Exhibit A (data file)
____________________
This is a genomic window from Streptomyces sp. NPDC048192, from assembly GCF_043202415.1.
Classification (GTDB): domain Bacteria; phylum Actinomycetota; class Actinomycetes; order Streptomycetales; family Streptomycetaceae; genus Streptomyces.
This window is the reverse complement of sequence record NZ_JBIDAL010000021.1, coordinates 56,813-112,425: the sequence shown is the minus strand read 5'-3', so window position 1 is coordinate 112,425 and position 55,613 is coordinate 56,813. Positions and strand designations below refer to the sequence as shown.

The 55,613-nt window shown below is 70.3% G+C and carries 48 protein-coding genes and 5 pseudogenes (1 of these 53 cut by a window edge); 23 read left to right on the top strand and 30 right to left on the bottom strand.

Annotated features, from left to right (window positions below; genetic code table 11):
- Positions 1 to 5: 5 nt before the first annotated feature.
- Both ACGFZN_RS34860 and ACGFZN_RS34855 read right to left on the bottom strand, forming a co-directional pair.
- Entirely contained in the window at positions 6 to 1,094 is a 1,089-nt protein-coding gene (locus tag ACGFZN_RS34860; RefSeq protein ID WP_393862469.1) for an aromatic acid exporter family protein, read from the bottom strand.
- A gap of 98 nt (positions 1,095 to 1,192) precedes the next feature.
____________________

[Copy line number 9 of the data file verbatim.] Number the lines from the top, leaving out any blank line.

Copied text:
- A gap of 98 nt (positions 1,095 to 1,192) precedes the next feature.